THE Tibetan plateau has had a central role in the development of recent models for the mechanics of mountain belts1,2 and Cenozoic global climate change3. The present elevation and extensional deformation of the plateau probably result from uplift owing to convective thinning of the underlying lithospheric mantle1,2. An age for the uplift would provide a valuable constraint on these models; but because recently proposed indicators of uplift are all climate-dependent, they are equivocal, possibly reflecting global cooling rather than regional uplift4. Here we present new geochemical data on post-mid-Miocene lavas from the plateau, which show that the lavas were derived from the lithospheric mantle. Simple thermal arguments indicate that the generation of such magmas also necessitates thinning of the lithospheric mantle. Thus volcanism is coincident with uplift, providing a climate-independent means of dating the onset of uplift. Dating by the laser 40Ar/39Ar technique places the beginning of this volcanism, and therefore the time of uplift of the Tibetan plateau, at 13 Myr ago.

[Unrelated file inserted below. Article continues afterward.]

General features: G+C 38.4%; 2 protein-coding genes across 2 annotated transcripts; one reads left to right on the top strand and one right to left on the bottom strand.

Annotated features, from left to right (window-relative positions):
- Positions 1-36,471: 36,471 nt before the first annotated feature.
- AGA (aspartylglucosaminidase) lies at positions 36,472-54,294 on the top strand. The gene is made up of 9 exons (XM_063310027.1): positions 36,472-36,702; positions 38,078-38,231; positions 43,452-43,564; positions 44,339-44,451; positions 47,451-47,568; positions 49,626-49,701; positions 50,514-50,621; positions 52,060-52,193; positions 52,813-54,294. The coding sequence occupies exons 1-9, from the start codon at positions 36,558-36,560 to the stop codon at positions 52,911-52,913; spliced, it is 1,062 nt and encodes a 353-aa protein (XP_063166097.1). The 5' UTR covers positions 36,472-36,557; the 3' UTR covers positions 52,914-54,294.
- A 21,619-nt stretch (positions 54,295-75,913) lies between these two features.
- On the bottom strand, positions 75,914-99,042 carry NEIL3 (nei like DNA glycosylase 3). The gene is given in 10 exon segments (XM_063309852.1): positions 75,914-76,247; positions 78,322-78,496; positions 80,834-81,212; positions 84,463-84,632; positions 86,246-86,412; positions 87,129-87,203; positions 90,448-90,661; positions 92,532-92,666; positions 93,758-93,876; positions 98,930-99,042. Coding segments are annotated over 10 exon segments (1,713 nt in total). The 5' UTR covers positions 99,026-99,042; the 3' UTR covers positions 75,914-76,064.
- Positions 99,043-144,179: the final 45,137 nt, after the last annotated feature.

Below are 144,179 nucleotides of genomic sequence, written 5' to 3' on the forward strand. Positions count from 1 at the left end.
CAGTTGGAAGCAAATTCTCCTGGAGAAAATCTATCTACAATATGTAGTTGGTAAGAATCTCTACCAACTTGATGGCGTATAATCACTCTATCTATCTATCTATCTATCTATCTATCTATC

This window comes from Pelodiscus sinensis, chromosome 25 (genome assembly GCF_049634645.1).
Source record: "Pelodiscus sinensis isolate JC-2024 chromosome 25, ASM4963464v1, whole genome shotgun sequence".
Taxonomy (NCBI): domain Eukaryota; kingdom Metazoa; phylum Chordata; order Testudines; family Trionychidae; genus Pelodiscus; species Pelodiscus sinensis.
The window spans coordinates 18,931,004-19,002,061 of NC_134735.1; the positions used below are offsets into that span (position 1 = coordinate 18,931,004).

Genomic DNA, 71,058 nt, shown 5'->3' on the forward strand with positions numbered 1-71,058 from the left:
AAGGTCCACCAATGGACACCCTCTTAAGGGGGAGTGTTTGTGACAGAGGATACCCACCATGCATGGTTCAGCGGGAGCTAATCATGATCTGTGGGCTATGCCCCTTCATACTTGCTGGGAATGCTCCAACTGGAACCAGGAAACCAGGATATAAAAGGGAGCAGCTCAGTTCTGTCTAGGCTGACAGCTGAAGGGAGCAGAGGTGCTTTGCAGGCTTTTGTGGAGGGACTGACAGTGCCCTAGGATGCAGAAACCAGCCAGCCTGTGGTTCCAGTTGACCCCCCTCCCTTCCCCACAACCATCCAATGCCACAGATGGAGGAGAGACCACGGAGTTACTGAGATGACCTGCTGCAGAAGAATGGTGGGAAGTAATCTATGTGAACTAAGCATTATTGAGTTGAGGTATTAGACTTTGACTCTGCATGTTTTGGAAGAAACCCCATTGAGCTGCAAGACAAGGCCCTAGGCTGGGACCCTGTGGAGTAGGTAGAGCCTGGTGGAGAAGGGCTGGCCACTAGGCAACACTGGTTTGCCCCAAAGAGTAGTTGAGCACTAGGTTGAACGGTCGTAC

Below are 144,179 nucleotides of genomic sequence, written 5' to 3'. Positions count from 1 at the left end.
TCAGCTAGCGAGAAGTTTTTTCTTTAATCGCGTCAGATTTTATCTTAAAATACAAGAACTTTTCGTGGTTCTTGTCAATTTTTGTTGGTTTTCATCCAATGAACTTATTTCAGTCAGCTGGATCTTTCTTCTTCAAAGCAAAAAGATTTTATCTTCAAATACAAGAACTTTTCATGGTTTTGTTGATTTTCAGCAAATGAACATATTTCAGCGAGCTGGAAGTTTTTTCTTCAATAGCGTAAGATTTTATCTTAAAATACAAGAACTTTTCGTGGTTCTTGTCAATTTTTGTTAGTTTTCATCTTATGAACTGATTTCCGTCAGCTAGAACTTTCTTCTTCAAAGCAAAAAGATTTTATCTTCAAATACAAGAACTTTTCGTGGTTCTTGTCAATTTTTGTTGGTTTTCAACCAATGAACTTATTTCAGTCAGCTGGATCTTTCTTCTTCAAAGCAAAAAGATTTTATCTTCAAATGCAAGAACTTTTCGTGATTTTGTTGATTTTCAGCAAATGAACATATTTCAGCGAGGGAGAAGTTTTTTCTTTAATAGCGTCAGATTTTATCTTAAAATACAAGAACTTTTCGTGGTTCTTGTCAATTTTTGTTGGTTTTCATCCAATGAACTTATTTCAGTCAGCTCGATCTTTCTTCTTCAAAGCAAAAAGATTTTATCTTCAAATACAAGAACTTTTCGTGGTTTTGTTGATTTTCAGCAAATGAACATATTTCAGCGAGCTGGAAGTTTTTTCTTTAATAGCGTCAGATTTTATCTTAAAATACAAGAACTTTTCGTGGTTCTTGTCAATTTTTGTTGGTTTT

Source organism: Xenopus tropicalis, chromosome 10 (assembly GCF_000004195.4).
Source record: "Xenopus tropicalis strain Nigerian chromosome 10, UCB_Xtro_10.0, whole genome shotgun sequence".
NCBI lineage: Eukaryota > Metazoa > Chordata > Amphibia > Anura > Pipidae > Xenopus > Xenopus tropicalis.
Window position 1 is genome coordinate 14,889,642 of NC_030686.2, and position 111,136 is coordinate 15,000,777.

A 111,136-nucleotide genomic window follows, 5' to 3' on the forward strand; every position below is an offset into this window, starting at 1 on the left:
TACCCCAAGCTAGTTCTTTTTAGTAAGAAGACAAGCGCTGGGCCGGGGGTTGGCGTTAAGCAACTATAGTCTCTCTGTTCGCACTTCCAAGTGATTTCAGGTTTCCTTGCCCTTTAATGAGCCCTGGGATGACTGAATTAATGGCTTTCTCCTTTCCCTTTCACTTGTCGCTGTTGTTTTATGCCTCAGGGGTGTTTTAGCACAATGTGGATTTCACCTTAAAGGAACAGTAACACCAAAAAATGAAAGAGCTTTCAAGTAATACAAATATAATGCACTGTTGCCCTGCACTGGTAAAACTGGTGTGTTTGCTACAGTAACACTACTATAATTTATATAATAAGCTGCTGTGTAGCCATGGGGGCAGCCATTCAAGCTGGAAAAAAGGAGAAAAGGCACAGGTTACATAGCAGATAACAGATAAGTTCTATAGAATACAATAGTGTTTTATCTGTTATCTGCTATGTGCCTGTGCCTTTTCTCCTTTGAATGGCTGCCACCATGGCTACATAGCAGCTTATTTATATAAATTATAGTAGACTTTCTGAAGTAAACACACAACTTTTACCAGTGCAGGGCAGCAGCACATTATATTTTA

|Number of pages||5|
|Publication status||Published - 1993|